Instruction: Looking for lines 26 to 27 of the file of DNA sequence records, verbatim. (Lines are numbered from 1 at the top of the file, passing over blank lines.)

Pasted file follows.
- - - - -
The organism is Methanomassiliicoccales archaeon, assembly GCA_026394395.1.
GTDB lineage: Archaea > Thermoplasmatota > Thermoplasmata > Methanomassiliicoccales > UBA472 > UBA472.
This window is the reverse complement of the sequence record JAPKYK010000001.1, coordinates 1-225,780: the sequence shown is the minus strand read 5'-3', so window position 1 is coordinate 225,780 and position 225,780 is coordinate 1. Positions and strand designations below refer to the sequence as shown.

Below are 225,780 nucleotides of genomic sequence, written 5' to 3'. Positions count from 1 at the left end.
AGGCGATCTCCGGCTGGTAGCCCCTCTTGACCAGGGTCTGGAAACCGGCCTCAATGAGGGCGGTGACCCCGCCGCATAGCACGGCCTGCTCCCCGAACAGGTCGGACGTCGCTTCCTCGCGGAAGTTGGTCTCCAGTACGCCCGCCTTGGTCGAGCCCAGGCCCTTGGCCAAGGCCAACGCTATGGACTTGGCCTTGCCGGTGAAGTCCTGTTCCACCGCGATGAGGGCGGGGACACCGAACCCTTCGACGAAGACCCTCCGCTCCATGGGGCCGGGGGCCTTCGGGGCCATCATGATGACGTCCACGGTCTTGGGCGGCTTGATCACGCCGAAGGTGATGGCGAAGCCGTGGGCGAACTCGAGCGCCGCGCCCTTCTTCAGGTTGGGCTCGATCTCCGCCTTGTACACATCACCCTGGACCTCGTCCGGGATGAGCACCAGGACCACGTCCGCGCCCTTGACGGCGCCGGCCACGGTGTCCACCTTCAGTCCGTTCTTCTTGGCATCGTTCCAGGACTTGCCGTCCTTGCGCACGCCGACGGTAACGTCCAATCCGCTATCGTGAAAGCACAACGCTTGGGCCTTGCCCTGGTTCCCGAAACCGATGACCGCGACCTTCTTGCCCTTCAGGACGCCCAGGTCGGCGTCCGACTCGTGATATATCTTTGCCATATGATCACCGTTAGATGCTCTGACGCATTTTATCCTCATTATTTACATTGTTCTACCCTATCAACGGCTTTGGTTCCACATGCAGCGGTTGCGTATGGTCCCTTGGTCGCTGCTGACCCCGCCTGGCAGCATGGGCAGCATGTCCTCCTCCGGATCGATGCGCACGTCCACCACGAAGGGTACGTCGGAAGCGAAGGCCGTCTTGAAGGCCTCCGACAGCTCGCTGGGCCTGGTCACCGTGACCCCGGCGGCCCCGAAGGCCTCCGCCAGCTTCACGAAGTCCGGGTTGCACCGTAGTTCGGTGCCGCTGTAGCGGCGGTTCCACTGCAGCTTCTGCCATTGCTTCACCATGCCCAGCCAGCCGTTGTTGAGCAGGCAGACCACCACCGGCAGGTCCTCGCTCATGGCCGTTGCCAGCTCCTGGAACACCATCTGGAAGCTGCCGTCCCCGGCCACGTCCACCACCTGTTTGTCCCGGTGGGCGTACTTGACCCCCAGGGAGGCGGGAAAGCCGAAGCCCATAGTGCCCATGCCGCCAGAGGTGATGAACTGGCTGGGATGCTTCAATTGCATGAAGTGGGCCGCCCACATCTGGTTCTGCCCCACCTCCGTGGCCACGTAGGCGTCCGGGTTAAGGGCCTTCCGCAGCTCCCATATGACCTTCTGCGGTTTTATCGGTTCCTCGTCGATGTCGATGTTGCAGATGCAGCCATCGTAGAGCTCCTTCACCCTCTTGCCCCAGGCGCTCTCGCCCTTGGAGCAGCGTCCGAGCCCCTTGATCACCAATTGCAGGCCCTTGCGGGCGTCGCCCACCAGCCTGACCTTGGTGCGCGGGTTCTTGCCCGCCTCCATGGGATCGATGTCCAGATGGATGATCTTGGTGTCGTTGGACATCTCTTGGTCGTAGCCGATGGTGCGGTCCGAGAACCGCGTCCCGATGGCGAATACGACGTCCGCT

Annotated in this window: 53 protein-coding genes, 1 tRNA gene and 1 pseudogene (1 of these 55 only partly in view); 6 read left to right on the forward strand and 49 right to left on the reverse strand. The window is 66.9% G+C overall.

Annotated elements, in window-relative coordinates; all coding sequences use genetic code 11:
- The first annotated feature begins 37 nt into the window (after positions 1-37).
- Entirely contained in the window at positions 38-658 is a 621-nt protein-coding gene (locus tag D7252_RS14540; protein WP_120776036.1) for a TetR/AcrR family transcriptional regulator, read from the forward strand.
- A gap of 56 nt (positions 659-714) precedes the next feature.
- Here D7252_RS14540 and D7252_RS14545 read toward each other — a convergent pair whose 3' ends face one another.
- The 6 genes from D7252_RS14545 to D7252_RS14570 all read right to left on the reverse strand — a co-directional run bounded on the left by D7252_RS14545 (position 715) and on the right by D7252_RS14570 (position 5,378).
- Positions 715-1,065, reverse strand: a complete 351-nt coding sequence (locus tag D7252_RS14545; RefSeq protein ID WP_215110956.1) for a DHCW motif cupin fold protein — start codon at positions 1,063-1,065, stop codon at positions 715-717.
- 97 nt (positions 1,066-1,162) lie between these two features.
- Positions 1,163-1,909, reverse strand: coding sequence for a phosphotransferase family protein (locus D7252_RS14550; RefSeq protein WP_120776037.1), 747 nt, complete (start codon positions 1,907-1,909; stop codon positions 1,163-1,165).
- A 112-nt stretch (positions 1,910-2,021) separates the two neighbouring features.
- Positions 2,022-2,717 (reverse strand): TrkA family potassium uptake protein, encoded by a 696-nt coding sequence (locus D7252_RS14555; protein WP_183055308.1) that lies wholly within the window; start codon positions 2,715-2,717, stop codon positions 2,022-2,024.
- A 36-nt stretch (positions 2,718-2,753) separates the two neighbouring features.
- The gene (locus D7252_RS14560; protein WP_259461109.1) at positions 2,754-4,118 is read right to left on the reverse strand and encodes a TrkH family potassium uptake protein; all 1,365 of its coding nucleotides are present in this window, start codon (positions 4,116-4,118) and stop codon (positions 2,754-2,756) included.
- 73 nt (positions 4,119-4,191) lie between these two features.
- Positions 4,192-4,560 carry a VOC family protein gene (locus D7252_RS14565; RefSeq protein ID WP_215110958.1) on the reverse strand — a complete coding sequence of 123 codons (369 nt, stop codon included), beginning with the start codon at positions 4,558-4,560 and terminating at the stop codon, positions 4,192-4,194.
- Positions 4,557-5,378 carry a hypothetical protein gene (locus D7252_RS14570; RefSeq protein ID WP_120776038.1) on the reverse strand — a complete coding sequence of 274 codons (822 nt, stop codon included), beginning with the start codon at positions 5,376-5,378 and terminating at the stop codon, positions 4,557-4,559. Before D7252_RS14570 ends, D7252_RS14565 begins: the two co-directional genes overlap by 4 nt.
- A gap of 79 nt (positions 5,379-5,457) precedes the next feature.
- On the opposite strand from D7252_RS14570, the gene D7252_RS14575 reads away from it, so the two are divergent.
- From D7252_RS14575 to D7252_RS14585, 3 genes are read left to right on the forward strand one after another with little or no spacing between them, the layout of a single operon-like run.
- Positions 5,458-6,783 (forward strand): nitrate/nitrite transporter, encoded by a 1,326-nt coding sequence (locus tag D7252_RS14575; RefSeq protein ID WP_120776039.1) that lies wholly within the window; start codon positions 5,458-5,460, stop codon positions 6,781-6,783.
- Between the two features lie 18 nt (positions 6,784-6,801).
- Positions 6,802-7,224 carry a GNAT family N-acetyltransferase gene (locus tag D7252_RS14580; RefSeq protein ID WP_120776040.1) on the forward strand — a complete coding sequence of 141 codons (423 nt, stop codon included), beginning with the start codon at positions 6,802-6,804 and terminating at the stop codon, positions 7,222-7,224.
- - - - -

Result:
- Positions 5,458-6,783 (forward strand): nitrate/nitrite transporter, encoded by a 1,326-nt coding sequence (locus tag D7252_RS14575; RefSeq protein ID WP_120776039.1) that lies wholly within the window; start codon positions 5,458-5,460, stop codon positions 6,781-6,783.
- Between the two features lie 18 nt (positions 6,784-6,801).